Paper Fortune Teller

There’s good news and not so good news about the impact of anti-money laundering (AML) requirements on pension plans.

Okay, so this is a slight exaggeration.  There is definitely good news.  The not so good news is only potentially not so good news and, given the new direction of travel of HMRC, it may even prove to be “fake” news. Whether this is the case remains to be seen but read on for the latest on the further evolution of the newest compliance burden facing pension plan trustees.

The Good News!

If you recall, HMRC has been adamant that trustees of pension plans are caught by all of the AML regulations applicable to trusts, including the requirement to register on HMRC’s Trust Registration Service when any liability to one of six “trigger” taxes has been incurred. However HMRC has now taken the somewhat revolutionary step of announcing that trustees of registered pension plans no longer need to register with its new Trust Registration Service (TRS).  This will be welcome news for those trustees (and their advisers!) who have been grappling with the various “trigger” taxes, whether pension plan trustees need to register on the TRS and, if so, by what date.

Official guidance has yet to be published, but we understand that those trustees who have already registered on the TRS need take no further action and will not be required to update their details on the TRS.  HRMC has also confirmed, for the avoidance of doubt, that trustees of registered pension plans who would otherwise be required to register under the TRS by virtue of the existing legislation will not be subject to penalties. 

By contrast the trustees of unregistered pension plans (i.e. those that are not registered on either Pension Schemes Online or HMRC’s new digital platform called “Manage and Register Pension Schemes”) will still need to register with the TRS if they incur a liability to one of the “trigger” taxes (income tax, capital gains tax, stamp duty reserve tax, stamp duty land tax, land and buildings transaction tax and/or inheritance tax).

And the record keeping requirements in relation to beneficial ownership information (as opposed to the information trustees are required to report to HMRC via the TRS) will continue to apply to both registered and unregistered pension plans.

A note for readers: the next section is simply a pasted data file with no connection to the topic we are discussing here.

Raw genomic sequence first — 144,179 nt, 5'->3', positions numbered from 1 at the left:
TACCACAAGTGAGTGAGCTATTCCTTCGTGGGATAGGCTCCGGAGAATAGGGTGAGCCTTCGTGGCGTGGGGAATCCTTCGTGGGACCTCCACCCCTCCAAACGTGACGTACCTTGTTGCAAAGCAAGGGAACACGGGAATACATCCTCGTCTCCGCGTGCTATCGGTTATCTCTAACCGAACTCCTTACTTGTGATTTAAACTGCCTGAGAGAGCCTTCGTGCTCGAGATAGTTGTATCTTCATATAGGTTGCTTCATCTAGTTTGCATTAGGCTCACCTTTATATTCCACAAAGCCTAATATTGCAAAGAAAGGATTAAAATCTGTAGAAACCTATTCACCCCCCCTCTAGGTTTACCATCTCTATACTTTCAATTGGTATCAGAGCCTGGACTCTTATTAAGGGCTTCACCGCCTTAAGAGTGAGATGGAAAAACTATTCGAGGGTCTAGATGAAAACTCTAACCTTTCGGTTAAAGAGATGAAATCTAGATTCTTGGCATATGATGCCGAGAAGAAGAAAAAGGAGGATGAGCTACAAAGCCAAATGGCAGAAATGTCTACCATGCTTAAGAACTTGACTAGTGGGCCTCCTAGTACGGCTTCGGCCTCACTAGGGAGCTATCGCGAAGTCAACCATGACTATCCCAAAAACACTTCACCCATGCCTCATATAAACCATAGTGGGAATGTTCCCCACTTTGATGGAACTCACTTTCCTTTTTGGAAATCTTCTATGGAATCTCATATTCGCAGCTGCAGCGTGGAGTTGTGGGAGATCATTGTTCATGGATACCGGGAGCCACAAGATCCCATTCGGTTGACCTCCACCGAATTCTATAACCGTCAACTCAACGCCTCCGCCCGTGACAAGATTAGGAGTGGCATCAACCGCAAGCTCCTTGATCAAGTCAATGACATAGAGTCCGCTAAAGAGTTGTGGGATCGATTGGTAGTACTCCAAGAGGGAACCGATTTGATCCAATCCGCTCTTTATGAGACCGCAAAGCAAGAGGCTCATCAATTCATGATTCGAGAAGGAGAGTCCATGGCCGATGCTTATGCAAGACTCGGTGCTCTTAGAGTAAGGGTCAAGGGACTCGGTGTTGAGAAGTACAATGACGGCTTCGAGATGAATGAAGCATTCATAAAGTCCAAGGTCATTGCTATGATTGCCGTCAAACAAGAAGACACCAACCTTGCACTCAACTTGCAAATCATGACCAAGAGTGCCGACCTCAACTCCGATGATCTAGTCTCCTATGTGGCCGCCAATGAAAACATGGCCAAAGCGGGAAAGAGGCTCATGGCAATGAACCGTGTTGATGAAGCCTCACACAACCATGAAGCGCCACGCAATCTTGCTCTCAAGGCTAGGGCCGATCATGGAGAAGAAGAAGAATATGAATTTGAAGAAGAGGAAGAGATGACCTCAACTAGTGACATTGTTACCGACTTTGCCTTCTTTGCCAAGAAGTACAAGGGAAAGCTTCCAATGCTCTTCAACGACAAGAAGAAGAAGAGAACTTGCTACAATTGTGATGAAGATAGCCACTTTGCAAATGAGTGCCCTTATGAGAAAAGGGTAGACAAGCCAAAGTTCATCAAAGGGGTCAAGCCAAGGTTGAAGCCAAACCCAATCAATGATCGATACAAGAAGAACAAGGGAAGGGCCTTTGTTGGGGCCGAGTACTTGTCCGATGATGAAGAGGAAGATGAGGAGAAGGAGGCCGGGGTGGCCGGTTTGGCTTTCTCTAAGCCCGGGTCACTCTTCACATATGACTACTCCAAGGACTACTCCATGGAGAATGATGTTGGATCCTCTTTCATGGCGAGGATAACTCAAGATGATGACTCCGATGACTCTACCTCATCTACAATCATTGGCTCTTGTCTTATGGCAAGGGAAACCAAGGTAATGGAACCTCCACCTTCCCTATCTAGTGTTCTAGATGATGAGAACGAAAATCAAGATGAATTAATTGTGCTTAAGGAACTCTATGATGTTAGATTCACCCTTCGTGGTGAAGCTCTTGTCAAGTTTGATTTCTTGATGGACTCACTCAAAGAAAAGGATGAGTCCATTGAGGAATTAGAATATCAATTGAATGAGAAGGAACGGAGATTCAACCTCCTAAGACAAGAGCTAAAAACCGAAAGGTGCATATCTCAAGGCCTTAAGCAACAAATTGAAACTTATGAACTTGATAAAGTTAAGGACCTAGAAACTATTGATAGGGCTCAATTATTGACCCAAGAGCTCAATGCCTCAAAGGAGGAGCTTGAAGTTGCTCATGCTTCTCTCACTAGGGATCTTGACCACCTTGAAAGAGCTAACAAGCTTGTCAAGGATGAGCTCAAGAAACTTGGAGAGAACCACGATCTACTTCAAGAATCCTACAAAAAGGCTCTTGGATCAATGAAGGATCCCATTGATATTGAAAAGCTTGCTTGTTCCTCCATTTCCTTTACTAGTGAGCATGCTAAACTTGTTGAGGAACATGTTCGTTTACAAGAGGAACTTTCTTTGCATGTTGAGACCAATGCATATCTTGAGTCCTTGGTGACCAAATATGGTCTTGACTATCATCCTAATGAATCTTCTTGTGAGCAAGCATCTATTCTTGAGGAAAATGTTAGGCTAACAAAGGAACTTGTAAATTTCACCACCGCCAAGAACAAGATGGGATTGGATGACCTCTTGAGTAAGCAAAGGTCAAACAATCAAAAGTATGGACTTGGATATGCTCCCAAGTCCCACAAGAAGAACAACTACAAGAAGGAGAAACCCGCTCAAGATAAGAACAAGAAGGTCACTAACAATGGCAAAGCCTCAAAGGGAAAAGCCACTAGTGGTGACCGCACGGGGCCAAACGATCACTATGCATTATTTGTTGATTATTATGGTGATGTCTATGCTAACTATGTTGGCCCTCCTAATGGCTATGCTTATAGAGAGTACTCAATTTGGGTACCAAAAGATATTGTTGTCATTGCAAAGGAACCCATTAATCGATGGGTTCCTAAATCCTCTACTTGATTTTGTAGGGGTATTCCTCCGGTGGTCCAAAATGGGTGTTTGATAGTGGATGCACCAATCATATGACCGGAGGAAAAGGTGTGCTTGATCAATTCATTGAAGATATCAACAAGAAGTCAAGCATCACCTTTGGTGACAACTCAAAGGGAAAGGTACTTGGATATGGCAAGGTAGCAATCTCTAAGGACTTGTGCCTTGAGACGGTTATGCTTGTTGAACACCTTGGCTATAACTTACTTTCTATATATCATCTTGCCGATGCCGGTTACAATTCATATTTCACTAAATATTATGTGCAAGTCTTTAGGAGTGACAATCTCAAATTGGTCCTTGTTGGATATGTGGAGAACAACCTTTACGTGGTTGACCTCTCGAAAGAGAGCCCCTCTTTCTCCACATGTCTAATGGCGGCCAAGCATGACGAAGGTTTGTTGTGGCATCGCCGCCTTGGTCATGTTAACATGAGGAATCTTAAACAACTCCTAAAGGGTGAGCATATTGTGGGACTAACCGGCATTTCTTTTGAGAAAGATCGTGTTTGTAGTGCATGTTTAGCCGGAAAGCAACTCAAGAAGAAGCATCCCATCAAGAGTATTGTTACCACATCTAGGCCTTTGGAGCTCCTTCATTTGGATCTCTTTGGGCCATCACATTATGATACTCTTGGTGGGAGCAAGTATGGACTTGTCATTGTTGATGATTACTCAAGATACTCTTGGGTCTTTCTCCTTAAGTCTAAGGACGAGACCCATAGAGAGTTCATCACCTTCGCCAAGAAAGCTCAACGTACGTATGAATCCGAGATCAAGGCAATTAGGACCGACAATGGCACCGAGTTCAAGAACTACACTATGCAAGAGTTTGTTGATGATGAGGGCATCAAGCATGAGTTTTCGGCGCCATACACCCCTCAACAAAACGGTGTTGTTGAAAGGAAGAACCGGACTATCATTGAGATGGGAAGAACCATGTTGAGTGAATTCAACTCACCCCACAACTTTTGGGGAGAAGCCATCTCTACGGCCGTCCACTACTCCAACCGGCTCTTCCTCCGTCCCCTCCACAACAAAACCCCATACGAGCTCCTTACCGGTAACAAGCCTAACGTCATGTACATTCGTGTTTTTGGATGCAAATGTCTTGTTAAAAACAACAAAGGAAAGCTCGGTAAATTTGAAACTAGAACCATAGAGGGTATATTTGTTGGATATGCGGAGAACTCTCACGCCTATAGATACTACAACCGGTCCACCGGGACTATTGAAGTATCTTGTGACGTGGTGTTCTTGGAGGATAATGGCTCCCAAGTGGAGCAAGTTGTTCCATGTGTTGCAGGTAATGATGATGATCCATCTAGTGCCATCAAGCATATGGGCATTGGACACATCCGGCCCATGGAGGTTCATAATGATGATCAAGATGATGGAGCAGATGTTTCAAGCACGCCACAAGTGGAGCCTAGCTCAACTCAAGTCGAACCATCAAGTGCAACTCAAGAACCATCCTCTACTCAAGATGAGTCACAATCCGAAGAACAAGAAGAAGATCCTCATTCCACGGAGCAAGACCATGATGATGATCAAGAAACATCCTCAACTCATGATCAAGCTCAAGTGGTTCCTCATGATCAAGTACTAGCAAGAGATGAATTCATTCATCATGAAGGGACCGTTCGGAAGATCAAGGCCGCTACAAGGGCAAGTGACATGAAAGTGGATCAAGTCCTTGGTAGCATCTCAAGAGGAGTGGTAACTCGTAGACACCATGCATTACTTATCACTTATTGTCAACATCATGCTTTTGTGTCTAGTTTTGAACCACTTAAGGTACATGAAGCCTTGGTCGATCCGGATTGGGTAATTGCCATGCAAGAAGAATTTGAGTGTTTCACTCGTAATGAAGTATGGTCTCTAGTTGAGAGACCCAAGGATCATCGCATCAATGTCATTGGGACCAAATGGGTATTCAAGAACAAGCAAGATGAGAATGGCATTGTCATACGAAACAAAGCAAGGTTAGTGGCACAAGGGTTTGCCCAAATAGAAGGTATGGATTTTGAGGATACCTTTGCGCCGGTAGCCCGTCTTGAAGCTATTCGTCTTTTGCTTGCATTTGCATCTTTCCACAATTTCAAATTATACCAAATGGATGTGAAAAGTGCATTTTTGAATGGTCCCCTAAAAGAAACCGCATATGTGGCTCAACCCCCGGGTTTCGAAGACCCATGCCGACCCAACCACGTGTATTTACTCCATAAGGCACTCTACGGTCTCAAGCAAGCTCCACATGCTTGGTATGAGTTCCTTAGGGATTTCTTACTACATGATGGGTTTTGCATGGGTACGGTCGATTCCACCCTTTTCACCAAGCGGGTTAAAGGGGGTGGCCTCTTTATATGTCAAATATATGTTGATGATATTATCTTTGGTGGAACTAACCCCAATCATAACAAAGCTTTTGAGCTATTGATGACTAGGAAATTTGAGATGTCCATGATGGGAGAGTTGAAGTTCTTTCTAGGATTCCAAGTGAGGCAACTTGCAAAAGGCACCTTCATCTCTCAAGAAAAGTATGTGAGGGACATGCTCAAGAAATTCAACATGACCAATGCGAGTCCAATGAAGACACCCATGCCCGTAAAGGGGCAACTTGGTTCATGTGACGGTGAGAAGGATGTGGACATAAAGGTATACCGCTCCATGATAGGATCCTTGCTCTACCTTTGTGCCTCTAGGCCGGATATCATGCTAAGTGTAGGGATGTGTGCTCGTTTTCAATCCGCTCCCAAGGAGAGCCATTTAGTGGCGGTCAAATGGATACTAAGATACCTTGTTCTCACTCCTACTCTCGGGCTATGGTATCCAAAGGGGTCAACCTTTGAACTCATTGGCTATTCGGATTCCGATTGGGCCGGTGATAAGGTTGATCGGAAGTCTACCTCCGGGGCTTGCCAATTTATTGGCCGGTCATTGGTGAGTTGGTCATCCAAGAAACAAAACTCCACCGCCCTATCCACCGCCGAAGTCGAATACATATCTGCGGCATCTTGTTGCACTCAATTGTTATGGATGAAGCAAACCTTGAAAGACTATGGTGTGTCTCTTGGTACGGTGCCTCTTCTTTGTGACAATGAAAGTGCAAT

The (Potentially) Not So Good News!

In February, we blogged that AML had hit new heights with the advent of a fifth EU directive.  The draft text of the directive was agreed by the European Parliament and Council of the EU in December. It has now been translated into all official languages and has been approved by both the European Parliament and the Council of the EU.  The next step is for publication in the Official Journal of the EU. The directive will come into force 20 days after publication in the Official Journal and will need to be transposed into the national law of EU member states within 18 months of it coming into force. Whilst the UK will no longer be part of the EU by that point, it is likely that most, if not all, of the directive will be transposed into UK law, given its potential significance in helping to combat international crime.

So, what is the potentially bad news? Well, trustees of all express trusts will be required to register beneficial ownership information on a register established by the relevant body in each member state (in the case of the UK, this will be HMRC).  HMRC might achieve this by extending the TRS. The requirement to register will be regardless of whether or not the express trust has incurred a liability to one of the “trigger” taxes.  This means that the TRS may again need to come on the radar of pension plan trustees.

There is no exemption in the fifth AML directive for pension plan trustees. The only potential exceptions (which HMRC will consider on a case by case basis) are where a beneficiary might be at risk of violence, kidnap, extortion etc, or the beneficiary is a child or otherwise vulnerable person.  The new register will be shared with other EU member states and any member of the public with a “legitimate interest”, such as investigative journalists, will be able to access the beneficial ownership information on the register.

I am hopeful that the new direction, which HMRC has taken in relation to the TRS, is indicative of the approach that will be taken if/when the fifth AML directive is transposed into UK law.  HMRC is certainly aware that even the thought of registration on the TRS under the fourth AML directive has caused consternation for pension plan trustees!